- The FamilySearch Wiki article on Kirkcudbrightshire provides direct reference to FamilySearch holdings on many topics with respect to the county.
- The National Library of Scotland have a website devoted to maps from the 1600s right up to the present. Comparisons of modern-day and old maps of the same place can be made. From the home page click on "Find by place" and then follow the instructions on the next page. Once you are viewing the place you want, use the slider <----> at the top of the map to compare the layout of roads and the place names of smaller areas, perhaps even farms, with the landscape today. The website takes some getting used to. The One-inch 2nd edition, Scotland, 1898-1904 OS is a series of maps with the parishes delineated. Each of these maps cover an area of 18 x 24 miles and will zoom to comfortable reading size with a couple of mouse clicks on the map itself. Unfortunately, they are not geo-referenced, and it is necessary to go to the OS One Inch 1885-1900 series to locate places by latitude and longitude.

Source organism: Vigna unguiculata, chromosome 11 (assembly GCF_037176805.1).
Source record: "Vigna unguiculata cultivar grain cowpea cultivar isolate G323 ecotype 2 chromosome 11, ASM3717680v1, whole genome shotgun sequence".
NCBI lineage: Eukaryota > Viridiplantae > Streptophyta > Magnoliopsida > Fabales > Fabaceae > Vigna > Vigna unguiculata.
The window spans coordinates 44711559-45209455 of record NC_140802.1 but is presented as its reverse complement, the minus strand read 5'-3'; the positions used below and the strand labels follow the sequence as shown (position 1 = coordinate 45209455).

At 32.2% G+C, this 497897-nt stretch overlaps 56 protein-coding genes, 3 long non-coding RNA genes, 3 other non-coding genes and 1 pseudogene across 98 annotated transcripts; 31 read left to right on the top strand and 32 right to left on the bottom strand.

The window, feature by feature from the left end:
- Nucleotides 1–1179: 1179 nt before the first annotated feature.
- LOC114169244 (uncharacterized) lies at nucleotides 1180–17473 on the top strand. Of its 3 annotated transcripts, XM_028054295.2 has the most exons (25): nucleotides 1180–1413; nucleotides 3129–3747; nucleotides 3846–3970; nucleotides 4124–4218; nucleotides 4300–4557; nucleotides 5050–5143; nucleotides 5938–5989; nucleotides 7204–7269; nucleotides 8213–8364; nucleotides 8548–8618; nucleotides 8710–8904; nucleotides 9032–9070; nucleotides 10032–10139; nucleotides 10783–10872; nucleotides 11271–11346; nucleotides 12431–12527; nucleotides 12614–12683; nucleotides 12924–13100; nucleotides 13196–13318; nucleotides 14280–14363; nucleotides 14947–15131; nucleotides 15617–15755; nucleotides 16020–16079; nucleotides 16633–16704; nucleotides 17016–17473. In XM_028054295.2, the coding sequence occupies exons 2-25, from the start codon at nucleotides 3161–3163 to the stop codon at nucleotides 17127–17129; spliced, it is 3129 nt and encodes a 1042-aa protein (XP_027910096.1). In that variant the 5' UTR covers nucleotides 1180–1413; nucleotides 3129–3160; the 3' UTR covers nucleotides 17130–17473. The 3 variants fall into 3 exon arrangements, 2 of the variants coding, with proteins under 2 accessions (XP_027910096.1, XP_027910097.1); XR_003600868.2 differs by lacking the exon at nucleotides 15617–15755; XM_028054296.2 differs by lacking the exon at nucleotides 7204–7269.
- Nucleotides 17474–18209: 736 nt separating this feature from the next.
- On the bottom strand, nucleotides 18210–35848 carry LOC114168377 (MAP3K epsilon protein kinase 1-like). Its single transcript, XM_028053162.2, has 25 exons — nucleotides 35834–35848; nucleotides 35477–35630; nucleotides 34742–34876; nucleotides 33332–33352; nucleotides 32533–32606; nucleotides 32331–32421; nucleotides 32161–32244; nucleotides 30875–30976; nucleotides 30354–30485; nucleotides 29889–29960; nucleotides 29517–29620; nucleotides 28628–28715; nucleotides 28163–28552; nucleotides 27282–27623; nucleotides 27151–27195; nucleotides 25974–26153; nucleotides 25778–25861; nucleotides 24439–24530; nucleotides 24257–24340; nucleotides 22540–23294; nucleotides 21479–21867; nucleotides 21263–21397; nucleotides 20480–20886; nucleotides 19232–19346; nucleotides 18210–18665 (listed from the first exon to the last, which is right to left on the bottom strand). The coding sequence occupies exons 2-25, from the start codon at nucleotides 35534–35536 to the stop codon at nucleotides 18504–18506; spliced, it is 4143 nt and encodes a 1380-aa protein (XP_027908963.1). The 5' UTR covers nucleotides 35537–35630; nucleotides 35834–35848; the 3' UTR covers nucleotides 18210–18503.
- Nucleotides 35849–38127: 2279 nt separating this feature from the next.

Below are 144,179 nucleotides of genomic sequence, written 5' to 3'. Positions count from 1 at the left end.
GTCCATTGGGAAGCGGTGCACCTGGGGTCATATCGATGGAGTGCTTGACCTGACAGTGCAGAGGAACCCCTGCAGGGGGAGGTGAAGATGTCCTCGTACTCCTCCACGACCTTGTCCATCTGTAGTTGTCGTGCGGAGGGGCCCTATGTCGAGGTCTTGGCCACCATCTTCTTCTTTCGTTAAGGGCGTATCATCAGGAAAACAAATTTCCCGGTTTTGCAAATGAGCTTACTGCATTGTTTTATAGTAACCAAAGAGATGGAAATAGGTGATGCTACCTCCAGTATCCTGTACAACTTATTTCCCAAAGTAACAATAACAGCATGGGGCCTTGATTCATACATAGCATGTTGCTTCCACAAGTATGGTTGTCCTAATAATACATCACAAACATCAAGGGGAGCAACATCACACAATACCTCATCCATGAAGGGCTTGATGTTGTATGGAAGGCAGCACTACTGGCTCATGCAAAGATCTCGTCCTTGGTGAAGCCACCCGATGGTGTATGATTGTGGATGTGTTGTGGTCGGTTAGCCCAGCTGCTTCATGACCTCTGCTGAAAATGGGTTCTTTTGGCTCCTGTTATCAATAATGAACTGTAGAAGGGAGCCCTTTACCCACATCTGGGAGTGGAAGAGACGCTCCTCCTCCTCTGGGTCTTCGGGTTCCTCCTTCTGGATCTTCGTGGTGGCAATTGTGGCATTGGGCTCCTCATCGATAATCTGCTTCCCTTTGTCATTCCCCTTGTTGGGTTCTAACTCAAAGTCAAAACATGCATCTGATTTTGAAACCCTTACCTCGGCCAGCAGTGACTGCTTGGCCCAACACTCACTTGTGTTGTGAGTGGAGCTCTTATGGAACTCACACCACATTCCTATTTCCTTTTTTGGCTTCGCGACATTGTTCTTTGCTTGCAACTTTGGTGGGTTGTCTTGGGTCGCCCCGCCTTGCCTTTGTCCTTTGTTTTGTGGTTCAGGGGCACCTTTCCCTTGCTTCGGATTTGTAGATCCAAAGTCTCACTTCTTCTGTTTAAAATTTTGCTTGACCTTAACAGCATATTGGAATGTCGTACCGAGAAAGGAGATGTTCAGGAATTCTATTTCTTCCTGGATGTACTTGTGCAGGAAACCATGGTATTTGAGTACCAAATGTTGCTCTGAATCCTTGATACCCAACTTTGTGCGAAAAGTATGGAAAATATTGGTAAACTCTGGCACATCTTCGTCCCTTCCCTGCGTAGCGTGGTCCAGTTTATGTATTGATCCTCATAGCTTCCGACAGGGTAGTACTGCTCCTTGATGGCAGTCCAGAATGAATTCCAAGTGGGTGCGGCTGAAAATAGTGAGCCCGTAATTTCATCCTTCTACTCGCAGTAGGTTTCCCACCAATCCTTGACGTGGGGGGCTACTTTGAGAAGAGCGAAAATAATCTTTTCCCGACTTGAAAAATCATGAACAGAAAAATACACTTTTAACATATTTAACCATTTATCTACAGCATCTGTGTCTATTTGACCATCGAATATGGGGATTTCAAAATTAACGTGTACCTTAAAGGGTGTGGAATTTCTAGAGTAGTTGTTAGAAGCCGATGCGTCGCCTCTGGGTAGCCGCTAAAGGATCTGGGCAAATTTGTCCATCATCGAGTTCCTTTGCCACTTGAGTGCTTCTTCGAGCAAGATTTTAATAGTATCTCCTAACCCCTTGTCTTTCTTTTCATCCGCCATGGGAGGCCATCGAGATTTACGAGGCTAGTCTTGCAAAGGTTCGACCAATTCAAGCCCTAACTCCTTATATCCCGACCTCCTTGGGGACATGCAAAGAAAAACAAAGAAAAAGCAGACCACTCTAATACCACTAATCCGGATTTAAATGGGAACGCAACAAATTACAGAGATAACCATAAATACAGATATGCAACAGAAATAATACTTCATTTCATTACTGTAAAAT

- The Statistical Accounts for Scotland In the 1790s and again in the 1830s, the ministers of the all the parishes of the Church of Scotland were asked to provide a description of their parish to the General Assembly of the Church of Scotland. The original account request included 160 questions to be answered. These accounts are available in print in 20 volumes and are also online where it is freely available to browse. The browsing portal is below the viewing area of most computer screens. Scroll down to "For non-subscribers" and click on "Browse scanned pages". This brings you to another page on which one can enter the name of the parish in which you are interested.
- Excerpts from The Ordnance Gazetteer of Scotland: A Survey of Scottish Topography, Statistical, Biographical and Historical, edited by Francis H. Groome and originally published in parts by Thomas C. Jack, Grange Publishing Works, Edinburgh between 1882 and 1885 are provided by Scottish Places. Selections from Groome and other gazetteers from the 19th century are also found on GENUKI.